United Kingdom: 5 BAME-Led Projects Collaborating with The Ubele Initiative

Dan Biss

The Ubele Initiative has teamed up with Mali Enterprising Leaders to coordinate a massive collaboration with five Black and Minority Ethnic projects across London and Manchester. The Ubele Initiative’s mission in working with these five projects is to help them hone the monetary funding and people-power to build lasting roots within their communities so that they can exist regardless of the UK’s political system or financial situation at large. All of these projects focus on comprehensive community-strengthening through the empowerment of artists, education of children, youth and sports clubs, and health and social services for immigrants and the elderly.

The first of these groups is 198 Contemporary Arts and Learning (formerly known as Roots Community) in Brixton. As a visual arts space, 198 CAL initially focused on promoting British artists of Caribbean, African and Asian descent, but has expanded their scope to artists born outside of the UK as well. The exhibits in 198 CAL illustrate not only the creative contributions made by Artists of Color, but the importance of their social and political expression as well. As one of the only galleries in London to explicitly aim to amplify Artists of Color, their international scope is one to follow, and ensuring the gallery remains a secured tile in the mosaic of London is crucial.

The Carnaval del Pueblo Association which focuses on curating the annual Latin American festival in the East Street Market area that is famous in both London and beyond. For 18 years, the association has been organizing this diverse carnival that incorporates the cultures and traditions of 19 Latin American nations. International stars such as Willie Colon, a Puerto Rican musician based in New York; Colombian salsa group Grupo Niche; and Venezuelan artist Oscar d’Leon have all performed at this event over the years.

Across London, the Lewisham Sports Consortium has been a registered charity since 2005, although initially founded in 1998, and their objective is to create opportunities for the BAME community in Lewisham, by providing facilities for sport and recreation. The consortium is working to advance public education, especially amongst children and young people through the provision of education and training programs. These initiatives aim to foster the development of strong mental, social, moral, and intellectual health throughout the BAME community in Lewisham, in particularly, but with the intention that greater London will be impacted as well.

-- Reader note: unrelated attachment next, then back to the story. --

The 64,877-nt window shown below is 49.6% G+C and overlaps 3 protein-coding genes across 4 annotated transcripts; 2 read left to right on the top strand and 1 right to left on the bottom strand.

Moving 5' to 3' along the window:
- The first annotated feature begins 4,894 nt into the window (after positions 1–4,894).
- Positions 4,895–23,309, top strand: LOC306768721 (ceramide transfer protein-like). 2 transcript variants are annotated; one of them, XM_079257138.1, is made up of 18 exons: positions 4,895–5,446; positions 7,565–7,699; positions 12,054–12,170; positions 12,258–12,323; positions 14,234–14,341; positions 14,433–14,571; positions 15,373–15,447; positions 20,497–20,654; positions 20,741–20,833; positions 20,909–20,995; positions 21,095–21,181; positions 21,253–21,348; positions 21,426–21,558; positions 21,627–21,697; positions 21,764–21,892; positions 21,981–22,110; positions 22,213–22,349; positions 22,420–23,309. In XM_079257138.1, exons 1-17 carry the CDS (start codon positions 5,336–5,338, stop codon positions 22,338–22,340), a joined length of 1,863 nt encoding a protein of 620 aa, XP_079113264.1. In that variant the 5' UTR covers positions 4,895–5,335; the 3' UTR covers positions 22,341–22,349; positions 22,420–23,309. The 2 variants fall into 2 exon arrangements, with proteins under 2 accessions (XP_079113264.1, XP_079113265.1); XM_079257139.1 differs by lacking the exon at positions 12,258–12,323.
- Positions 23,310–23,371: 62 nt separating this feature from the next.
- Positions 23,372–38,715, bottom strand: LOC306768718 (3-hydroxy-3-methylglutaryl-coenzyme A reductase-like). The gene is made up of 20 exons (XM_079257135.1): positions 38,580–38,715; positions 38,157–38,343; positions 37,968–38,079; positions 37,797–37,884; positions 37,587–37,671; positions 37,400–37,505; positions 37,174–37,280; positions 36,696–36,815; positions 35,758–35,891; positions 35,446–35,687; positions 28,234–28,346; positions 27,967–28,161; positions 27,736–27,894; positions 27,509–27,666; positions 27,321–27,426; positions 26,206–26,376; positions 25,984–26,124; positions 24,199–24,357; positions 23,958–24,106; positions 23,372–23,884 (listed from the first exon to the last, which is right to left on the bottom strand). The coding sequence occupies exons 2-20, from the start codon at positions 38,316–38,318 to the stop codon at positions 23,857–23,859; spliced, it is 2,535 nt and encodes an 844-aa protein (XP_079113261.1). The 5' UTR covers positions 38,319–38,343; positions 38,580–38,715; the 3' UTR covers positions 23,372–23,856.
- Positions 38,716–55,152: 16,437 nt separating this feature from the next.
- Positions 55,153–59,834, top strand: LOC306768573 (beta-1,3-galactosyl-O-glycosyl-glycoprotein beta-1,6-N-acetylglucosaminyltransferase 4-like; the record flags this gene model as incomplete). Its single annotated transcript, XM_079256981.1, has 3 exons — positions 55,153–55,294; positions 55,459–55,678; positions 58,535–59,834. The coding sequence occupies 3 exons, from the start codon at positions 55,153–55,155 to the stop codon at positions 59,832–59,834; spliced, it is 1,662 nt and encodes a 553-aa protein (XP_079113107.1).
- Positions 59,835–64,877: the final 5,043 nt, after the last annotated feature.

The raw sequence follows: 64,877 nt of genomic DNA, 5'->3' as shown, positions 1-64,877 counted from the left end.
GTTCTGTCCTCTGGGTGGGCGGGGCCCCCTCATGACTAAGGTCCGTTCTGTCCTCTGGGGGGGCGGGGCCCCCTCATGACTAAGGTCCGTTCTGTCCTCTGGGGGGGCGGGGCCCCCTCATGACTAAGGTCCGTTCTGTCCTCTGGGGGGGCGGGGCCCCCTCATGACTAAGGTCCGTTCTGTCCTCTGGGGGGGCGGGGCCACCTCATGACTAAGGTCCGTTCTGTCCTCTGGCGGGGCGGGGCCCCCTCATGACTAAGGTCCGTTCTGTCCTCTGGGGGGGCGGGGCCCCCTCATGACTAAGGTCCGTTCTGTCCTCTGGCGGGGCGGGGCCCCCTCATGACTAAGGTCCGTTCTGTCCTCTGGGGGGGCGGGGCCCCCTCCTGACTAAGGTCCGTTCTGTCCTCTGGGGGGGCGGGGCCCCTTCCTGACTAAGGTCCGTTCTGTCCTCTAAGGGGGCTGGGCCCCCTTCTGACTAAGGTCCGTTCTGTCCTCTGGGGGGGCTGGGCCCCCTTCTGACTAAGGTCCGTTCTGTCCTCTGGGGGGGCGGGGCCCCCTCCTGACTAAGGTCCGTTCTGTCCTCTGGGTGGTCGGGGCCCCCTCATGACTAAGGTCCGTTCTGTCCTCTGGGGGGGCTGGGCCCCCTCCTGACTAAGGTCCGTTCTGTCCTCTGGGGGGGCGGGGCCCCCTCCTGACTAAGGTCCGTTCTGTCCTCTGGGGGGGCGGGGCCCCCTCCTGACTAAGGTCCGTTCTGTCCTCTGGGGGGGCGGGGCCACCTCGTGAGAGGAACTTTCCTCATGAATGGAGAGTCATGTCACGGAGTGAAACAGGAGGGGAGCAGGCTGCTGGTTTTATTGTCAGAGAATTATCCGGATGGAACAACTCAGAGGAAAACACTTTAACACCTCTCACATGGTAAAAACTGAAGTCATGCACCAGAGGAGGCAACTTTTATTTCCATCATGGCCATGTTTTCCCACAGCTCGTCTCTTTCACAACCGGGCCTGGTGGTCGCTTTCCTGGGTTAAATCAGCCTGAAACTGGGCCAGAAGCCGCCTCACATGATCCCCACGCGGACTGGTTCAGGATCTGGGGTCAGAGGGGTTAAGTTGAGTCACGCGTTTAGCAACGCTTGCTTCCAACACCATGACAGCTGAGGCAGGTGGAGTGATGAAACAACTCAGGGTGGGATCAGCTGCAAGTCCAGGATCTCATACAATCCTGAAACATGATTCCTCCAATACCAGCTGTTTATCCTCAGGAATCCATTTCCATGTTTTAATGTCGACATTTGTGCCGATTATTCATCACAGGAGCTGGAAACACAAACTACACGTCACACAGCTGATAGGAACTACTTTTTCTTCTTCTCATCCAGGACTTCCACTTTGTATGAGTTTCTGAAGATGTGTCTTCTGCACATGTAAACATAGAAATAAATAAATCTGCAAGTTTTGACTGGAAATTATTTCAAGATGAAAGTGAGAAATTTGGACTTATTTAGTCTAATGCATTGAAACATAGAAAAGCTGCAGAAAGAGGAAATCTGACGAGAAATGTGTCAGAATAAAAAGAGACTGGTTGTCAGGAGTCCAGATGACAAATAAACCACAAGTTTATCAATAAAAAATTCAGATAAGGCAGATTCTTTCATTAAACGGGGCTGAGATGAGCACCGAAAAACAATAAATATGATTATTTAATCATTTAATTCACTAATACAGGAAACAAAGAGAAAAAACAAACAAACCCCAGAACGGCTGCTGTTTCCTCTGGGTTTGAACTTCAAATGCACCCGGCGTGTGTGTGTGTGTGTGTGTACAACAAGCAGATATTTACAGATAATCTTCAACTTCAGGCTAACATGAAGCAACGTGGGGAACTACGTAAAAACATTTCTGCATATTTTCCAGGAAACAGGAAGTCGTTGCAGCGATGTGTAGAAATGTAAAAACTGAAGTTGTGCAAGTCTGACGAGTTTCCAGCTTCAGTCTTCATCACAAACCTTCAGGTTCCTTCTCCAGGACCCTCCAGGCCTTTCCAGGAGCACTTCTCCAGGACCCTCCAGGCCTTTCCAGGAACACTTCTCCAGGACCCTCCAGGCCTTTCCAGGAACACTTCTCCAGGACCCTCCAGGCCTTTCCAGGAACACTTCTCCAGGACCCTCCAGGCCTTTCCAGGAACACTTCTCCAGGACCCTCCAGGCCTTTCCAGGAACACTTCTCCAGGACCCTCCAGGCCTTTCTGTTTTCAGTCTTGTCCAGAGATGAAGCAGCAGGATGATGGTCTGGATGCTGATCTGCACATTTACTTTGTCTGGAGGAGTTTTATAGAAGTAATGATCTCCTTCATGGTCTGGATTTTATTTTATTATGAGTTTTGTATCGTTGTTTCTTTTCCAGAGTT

Over in Manchester is the Manchester Congolese Organisation (MaCO) – a volunteer-based initiative that provides assistance to the Congolese diaspora and wider BAME community. MaCO offers a range of services, from health advice to translation and interpretation services. These services are vital for people who have come to the UK and must navigate British social systems like immigration, education, and health care. MaCO also has programs for education and language acquisition so that community members can strengthen their English to better connect with the wider community, improve their employability, and achieve their full potential in England.

Making Education a Priority (MEaP) is an education consortium also located in Manchester. Currently responsible for 4 supplementary schools (GIFT Acadamy and Highway Hope Supplementary Schools), the consortium caters to children ranging from ages 5 to 16 and covers all key stages of both primary and secondary British education. MEaP has also worked in partnership with Manchester Metropolitan University, and together they led their first symposium in April 2016 where they were able to discuss their hopes, goals, and methods in creating a more strongly educated community.

These projects illustrate the importance of BAME-led community building throughout the United Kingdom. To learn more or support these initiatives, visit the Ubele Initiative. 

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